Street performers and homeless people who make contactless payments. Shops, cafes and restaurants that no longer accept cash. Parishioners who make digital donations to their churches instead of throwing bills or coins in a collection plate.
These scenarios are fast becoming a reality in the countries that lead the shift towards a cashless future. However, an independent report on the use of cash published in the United Kingdom finds that the rush to embrace digital payments runs the risk of leaving people behind, especially the most vulnerable in society.
According to the report, the researchers spoke with central banks, consumer groups and a committee of all parties in Sweden, considered the most advanced society in the world as far as cashless is concerned. The report places special emphasis on the importance of immediate planning to include everyone in the digital economy.
Half of Swedish retailers expect to stop handling cash in 2025. Already last year, IKEA tested its first store without cash. Cash in circulation has been reduced to only 1% of GDP.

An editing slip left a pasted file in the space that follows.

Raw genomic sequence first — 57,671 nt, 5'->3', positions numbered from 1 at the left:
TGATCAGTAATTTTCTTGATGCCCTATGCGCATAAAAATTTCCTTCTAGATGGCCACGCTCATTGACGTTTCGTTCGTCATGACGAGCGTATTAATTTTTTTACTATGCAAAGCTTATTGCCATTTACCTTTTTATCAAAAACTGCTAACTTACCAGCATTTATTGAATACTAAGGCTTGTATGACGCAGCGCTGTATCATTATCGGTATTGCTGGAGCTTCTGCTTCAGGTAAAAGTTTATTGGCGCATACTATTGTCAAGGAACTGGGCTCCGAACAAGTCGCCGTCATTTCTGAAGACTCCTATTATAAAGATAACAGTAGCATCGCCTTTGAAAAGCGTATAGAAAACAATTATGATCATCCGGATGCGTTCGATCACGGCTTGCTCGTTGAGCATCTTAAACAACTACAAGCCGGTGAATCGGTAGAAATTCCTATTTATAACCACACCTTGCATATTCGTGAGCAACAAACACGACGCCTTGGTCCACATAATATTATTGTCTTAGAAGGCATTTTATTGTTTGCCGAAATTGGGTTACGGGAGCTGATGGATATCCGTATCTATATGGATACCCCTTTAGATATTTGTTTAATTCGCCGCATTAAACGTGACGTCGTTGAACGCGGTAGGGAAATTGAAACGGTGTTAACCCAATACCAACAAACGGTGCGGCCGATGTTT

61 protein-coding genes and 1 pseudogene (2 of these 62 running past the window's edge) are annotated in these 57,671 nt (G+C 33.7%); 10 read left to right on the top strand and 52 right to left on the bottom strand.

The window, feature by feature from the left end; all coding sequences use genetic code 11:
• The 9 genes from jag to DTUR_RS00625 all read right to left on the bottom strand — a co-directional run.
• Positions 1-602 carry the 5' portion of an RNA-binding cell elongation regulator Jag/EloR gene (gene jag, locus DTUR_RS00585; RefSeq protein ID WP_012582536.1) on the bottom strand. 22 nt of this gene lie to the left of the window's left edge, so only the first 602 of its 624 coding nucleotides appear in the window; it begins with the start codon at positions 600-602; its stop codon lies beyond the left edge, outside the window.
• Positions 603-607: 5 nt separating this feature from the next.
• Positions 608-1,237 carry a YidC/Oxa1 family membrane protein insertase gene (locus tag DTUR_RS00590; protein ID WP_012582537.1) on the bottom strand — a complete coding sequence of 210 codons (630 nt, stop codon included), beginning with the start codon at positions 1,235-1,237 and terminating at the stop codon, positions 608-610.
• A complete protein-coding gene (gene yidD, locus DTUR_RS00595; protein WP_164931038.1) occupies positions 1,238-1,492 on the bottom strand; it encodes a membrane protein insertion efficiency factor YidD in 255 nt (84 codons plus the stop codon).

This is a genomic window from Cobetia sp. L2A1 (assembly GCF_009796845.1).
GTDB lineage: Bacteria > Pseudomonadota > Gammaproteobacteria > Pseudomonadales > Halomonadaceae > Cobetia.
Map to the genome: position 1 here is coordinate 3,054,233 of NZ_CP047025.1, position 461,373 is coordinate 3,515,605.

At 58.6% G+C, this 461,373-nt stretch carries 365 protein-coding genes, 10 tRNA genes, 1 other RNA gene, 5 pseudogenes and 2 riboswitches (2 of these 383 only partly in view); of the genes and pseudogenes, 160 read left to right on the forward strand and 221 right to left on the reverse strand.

This means that a fifth of the Swedes no longer withdraw money and only 13% reported having used it in a recent purchase, compared to 40% in 2010.
Around 85% of transactions in Sweden are made by card, online or by a payment application for smartphones. The use of cash has been falling so fast that the Deputy Governor of the Central Bank of Sweden (Sveriges Riksbank) Cecilia Skingsley predicted that the country is likely to run out of cash within three to five years.
In the midst of the great number of benefits of digital payments (its ease of use, the potential to reduce costs for businesses, decrease tax evasion, corruption and organized crime), there is growing concern for those who do not have cards or bank accounts. This population in particular, has difficulties to use smartphones or computers and therefore to access the bank and make payments, since among other limitations many lack data in their mobile connectivity.
Retirees, recent immigrants, people with disabilities or people living in rural areas are especially vulnerable. Then, while looking for solutions, the Central Bank of Sweden has demanded that all banks continue to offer cash services.
The report, called Access to Cash Review, says Sweden’s experience “describes the dangers of sleepwalking in a society without cash: millions of people could be left out of the economy and face greater risks of isolation, exploitation, debt and rising costs. “
Alternatives to problems
A possible option for Sweden is the e-krona, says Skingsley, which consists of a digital currency, with a 1 to 1 conversion with an ordinary Crown in an account in the Riksbank or stored locally in a card or mobile application. The technology is already available.